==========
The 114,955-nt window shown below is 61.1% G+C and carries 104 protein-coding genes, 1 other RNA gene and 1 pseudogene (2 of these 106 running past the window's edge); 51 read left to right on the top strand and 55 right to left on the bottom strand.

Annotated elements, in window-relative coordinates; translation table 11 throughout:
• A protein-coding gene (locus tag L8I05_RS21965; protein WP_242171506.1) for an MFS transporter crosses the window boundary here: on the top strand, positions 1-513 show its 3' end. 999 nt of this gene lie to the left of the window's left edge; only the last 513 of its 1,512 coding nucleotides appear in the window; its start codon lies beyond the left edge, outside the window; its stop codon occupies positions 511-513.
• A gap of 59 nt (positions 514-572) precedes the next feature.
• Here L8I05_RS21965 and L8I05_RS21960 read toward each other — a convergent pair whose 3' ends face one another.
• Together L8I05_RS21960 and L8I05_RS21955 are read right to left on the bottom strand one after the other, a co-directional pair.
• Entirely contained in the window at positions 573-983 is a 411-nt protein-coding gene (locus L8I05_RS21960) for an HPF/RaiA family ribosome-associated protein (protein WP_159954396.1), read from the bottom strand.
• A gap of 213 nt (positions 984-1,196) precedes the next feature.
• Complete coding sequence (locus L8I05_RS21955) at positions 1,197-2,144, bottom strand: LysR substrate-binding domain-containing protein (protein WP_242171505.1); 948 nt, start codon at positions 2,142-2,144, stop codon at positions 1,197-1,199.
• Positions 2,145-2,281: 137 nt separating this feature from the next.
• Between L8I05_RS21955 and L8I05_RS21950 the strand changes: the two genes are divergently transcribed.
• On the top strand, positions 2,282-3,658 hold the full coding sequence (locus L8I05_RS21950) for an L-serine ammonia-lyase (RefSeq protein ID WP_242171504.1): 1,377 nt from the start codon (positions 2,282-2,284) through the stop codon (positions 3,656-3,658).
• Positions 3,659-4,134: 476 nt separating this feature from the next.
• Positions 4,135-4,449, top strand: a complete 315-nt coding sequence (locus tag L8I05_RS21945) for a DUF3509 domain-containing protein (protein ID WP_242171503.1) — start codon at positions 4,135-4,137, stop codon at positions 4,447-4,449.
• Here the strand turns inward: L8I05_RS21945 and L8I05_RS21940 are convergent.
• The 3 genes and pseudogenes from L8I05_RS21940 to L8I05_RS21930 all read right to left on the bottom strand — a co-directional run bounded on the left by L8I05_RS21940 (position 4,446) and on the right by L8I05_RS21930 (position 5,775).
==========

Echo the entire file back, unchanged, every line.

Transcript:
The 114,955-nt window shown below is 61.1% G+C and carries 104 protein-coding genes, 1 other RNA gene and 1 pseudogene (2 of these 106 running past the window's edge); 51 read left to right on the top strand and 55 right to left on the bottom strand.

Annotated elements, in window-relative coordinates; translation table 11 throughout:
• A protein-coding gene (locus tag L8I05_RS21965; protein WP_242171506.1) for an MFS transporter crosses the window boundary here: on the top strand, positions 1-513 show its 3' end. 999 nt of this gene lie to the left of the window's left edge; only the last 513 of its 1,512 coding nucleotides appear in the window; its start codon lies beyond the left edge, outside the window; its stop codon occupies positions 511-513.
• A gap of 59 nt (positions 514-572) precedes the next feature.
• Here L8I05_RS21965 and L8I05_RS21960 read toward each other — a convergent pair whose 3' ends face one another.
• Together L8I05_RS21960 and L8I05_RS21955 are read right to left on the bottom strand one after the other, a co-directional pair.
• Entirely contained in the window at positions 573-983 is a 411-nt protein-coding gene (locus L8I05_RS21960) for an HPF/RaiA family ribosome-associated protein (protein WP_159954396.1), read from the bottom strand.
• A gap of 213 nt (positions 984-1,196) precedes the next feature.
• Complete coding sequence (locus L8I05_RS21955) at positions 1,197-2,144, bottom strand: LysR substrate-binding domain-containing protein (protein WP_242171505.1); 948 nt, start codon at positions 2,142-2,144, stop codon at positions 1,197-1,199.
• Positions 2,145-2,281: 137 nt separating this feature from the next.
• Between L8I05_RS21955 and L8I05_RS21950 the strand changes: the two genes are divergently transcribed.
• On the top strand, positions 2,282-3,658 hold the full coding sequence (locus L8I05_RS21950) for an L-serine ammonia-lyase (RefSeq protein ID WP_242171504.1): 1,377 nt from the start codon (positions 2,282-2,284) through the stop codon (positions 3,656-3,658).
• Positions 3,659-4,134: 476 nt separating this feature from the next.
• Positions 4,135-4,449, top strand: a complete 315-nt coding sequence (locus tag L8I05_RS21945) for a DUF3509 domain-containing protein (protein ID WP_242171503.1) — start codon at positions 4,135-4,137, stop codon at positions 4,447-4,449.
• Here the strand turns inward: L8I05_RS21945 and L8I05_RS21940 are convergent.
• The 3 genes and pseudogenes from L8I05_RS21940 to L8I05_RS21930 all read right to left on the bottom strand — a co-directional run bounded on the left by L8I05_RS21940 (position 4,446) and on the right by L8I05_RS21930 (position 5,775).